Look at your workouts using a Cost:Benefit ratio:
Is what you’re doing helping you achieve your goals, or impairing your ability to ever get there?
Let’s say you walked up to me and told me, “Eugene, I want to run the marathon and be the fittest, healthiest 35 year old on the planet.”
In other words, the entire endeavor is a test of what your body can withstand – a performance benchmark. It is a test of limits (remember, Pheidippides died).
On the other hand, being the fittest, healthiest 35 year old on the planet is a far body-friendlier endeavor. A test of willpower? Certainly. A lofty goal? Indeed. But achievable without breaking your body into little tiny bits? Yes.
This afternoon, one of my clients keyed me in to poor Annika Sorenstam’s predicament today. Diagnosed disc problems are terrible for us mere mortals, but for a professional golfer, it makes performing your livelihood (and your life) impossible.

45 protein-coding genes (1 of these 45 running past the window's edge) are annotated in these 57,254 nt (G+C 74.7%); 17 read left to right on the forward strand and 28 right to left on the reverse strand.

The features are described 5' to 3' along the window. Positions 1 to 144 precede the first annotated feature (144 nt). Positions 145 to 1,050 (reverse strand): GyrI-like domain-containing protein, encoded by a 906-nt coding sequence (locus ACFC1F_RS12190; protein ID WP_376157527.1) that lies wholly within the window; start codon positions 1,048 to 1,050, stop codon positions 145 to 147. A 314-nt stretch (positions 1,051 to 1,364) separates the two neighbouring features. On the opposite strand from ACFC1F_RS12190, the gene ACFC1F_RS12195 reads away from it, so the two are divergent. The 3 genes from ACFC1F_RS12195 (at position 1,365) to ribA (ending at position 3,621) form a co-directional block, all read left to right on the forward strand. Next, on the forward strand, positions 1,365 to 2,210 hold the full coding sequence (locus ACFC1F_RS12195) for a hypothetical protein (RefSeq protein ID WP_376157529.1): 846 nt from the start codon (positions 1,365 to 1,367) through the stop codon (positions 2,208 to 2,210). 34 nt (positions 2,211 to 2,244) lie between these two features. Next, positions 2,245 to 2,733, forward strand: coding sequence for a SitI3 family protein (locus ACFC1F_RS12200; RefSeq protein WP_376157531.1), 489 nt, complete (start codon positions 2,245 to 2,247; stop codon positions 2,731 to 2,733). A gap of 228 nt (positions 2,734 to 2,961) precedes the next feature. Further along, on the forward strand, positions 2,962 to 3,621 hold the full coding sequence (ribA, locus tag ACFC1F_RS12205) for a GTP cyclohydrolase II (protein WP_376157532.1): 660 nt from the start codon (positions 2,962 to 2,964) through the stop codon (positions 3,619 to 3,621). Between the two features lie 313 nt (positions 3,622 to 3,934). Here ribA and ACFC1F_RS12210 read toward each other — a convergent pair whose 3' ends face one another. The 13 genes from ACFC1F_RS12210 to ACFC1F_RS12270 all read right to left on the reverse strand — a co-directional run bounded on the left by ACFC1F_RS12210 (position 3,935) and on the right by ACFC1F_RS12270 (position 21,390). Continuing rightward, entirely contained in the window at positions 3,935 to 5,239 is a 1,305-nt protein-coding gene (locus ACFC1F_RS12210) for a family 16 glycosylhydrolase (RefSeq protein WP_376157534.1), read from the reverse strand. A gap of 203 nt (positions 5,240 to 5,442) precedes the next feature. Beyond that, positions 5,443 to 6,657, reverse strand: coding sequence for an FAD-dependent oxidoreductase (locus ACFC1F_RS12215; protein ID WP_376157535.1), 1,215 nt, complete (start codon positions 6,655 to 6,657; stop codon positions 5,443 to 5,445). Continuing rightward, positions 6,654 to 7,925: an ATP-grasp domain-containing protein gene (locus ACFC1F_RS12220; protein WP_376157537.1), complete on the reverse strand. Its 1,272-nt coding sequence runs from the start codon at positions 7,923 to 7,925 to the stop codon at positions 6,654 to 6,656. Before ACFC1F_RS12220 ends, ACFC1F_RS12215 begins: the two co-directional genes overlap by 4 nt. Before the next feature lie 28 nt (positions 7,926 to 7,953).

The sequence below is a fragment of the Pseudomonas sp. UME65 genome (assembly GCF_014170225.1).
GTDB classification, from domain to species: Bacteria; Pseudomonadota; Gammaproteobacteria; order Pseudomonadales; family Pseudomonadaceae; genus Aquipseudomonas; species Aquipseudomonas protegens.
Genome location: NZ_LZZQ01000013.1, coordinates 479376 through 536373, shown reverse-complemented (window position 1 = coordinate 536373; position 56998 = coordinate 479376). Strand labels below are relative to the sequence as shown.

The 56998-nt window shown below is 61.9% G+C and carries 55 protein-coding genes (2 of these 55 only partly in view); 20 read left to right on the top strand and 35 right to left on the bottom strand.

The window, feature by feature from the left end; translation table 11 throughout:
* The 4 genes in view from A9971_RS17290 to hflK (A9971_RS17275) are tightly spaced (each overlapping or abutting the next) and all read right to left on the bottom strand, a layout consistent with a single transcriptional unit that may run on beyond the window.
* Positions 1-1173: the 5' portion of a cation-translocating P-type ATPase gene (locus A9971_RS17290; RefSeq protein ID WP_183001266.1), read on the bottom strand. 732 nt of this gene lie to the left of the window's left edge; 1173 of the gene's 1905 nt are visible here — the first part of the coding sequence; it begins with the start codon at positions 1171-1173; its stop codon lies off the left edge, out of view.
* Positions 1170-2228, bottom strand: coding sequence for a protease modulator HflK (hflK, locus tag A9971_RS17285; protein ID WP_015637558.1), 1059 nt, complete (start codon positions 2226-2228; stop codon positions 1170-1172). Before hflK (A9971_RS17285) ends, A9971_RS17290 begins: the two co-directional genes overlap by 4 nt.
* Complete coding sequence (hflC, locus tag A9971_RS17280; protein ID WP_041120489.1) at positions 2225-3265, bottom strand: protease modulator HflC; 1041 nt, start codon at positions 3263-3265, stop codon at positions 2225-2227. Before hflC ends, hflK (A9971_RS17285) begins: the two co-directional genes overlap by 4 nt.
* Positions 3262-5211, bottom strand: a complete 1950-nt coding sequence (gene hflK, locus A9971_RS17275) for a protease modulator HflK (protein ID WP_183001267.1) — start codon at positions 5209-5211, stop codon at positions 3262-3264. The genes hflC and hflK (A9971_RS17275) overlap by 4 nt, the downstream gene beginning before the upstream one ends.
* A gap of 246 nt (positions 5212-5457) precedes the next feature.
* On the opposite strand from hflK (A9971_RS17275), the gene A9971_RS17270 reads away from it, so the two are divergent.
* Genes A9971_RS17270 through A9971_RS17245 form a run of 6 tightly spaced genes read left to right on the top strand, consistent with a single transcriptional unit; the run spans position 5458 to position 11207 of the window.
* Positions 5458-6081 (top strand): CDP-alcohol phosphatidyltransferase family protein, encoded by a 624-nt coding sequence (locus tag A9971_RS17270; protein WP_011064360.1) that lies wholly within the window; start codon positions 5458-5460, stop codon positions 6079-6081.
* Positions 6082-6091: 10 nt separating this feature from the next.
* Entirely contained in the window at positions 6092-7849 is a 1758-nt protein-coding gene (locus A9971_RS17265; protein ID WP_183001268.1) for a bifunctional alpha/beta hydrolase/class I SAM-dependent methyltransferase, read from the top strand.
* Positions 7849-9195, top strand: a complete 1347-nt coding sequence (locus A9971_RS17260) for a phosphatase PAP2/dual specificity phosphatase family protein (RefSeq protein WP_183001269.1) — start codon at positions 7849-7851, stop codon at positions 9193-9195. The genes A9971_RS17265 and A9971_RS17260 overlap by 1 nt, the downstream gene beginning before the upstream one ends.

In their quests to become the top player, many athletes engage in Herculean workout regimens (usually imposed upon them by a well-meaning coach or trainer) and (*ahem) marathon training sessions. More is better, one argues.
But what’s too much?
This article shed great insight on what I think is a largely ignored aspect of Sorenstam’s problem: her training program itself. While there’s no denying that golf itself imposes tremendous stress on an athlete’s spine, there is the issue of:
“1,000 abdominal crunches a day,”
“hours of daily strength training, as well as Pilates and yoga for flexibility.” (emphasis added)
Your body is a machine – the best darn machine on the planet. But like other machines, the parts will eventually wear out, even on a finely-tuned hot rod like Annika Sorenstam. All it takes is a little too much, a few too many…
Look at things from a different angle:
Instead of – “How much exercise can my body endure?”
Think – “How much (little?) exercise is required to get my performance and body from here to where I want to be?”